‘Final Fantasy VII Remake’ PS4: Guard Scorpion Will Bring Map Destruction

By Ben Lindon , Updated Mar 13, 2017 09:30 AM EDT

"Final Fantasy VII Remake" is already in development for the Sony PlayStation 4. On this note, the game director Tetsuya Nomura was recently interviewed in the latest issue of the Weekly Famitsu, revealing more new details on the role-playing game. Moreover, the game has just hit its second decade this year.

Nomura-san Corrects MisInterpretation In MAGIC 2017

The "Final Fantasy VII Remake" director revealed that there was an imperfection in the interpretation of an interview done at the site of MAGIC 2017, Gematsu reported. Apparently, the battles in the Remake are not going to be command-based. Instead, Nomura-san revealed that the battles will be action-based.

In terms of cover actions, Nomura-san revealed that there will be places where these can be done on the map. However, the "Final Fantasy VII Remake" director revealed that they are not required. It has also been noted that there may be actions in response to various scenes as the cover actions are seamless.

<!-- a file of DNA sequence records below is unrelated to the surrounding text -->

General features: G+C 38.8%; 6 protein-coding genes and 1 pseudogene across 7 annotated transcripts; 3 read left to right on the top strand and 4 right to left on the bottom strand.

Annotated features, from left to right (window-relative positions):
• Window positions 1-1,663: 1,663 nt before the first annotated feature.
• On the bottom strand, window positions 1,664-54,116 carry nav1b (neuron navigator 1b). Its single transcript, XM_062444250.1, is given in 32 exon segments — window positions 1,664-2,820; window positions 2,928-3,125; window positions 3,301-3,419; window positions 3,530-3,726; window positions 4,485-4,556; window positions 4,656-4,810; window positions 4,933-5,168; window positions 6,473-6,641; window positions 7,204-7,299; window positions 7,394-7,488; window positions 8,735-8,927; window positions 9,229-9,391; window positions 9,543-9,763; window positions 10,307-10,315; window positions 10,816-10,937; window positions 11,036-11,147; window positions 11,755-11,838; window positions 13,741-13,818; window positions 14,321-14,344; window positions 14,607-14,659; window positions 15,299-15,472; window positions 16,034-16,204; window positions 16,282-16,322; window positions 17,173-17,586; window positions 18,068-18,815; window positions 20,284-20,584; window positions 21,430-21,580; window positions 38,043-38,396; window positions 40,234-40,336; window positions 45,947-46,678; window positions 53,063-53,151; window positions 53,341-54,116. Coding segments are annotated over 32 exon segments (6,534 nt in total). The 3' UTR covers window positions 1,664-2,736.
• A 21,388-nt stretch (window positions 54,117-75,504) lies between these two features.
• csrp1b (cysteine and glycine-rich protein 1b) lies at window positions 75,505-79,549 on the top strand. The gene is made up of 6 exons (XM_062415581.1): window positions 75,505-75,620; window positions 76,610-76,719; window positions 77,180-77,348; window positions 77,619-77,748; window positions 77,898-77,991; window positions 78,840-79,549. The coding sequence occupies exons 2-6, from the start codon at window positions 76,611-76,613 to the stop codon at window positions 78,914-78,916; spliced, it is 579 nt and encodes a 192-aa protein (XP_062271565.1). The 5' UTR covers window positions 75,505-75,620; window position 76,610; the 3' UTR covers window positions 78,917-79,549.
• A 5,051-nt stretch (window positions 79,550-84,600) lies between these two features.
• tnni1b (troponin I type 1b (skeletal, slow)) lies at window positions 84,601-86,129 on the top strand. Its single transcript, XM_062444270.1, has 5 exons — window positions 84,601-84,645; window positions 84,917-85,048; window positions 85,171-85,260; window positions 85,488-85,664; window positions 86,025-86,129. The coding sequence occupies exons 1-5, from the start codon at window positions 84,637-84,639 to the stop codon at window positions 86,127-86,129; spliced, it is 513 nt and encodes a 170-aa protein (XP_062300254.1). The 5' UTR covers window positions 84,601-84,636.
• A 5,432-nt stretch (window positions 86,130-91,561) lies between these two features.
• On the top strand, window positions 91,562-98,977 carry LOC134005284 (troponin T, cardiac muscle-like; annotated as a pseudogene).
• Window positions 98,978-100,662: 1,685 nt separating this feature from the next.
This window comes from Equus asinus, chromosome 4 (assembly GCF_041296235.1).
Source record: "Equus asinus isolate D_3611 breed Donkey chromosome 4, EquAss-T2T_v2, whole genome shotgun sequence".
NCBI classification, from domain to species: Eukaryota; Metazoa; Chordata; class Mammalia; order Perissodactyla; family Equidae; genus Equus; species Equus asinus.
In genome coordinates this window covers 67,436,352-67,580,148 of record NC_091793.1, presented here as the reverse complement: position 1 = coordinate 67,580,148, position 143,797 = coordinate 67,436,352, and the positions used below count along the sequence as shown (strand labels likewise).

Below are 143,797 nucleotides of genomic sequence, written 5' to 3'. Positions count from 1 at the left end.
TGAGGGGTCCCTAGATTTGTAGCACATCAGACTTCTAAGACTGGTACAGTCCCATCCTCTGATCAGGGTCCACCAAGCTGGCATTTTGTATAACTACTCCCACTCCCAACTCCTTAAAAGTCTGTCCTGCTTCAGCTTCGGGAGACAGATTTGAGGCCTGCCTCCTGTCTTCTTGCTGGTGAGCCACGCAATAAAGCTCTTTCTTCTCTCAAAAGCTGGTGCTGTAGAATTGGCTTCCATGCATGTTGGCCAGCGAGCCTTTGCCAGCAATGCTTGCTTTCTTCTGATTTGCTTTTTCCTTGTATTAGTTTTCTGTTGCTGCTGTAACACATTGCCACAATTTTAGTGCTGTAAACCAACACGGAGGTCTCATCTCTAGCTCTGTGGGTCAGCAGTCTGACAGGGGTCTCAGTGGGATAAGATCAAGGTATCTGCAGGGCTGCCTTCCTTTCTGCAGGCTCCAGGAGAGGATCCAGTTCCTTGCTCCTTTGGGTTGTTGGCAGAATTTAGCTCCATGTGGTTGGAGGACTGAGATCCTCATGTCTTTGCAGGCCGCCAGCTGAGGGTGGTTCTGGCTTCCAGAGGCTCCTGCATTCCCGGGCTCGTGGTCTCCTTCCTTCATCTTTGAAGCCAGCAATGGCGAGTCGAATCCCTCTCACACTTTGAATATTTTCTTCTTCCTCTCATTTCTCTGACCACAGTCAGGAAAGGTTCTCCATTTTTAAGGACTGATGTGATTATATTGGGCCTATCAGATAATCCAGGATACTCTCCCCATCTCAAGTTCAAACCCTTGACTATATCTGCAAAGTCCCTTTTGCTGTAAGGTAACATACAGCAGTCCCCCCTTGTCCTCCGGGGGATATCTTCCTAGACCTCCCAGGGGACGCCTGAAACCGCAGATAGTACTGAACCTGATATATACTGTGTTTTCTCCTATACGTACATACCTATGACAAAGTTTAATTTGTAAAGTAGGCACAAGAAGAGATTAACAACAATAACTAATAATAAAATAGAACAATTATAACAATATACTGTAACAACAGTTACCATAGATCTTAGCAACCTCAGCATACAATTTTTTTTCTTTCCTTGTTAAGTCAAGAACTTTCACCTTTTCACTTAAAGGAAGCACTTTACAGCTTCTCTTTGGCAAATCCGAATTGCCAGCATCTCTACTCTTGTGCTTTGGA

Moreover, the Guard Scorpion battle in the "Final Fantasy VII Remake" will have a map destruction. Moreover, loads of new attacks that were not in the original are also coming to the game. Nomura-san further noted that the team has made the Guard Scorpion a significantly flashy battle.

Remembering What "Final Fantasy VII" Looked Like

Meanwhile, the original "Final Fantasy VII" game is already turning 20 years old this year. Previous to the RPG, gamers have been used to the medieval setting of trolls, dungeons, swords and sorcery. While "Final Fantasy VII" may not be the first RPG to break away from the classic Dragons and Dungeons aesthetic, the game changed everything for the series, USGamer reported.

"Final Fantasy VII" started out with a brainwashed woman riding a high-powered robot armor. The game had a medieval feel with emphasis on swords and spells. However, "Final Fantasy VII" now exudes a sense of futurism in that it sets its tone and world view from the beginning. Note that the depths of Midgar for instance is a modern-Tokyo-inspired metropolis at the heart of the game. In the meantime, check out the evolution of "Final Fantasy" below:


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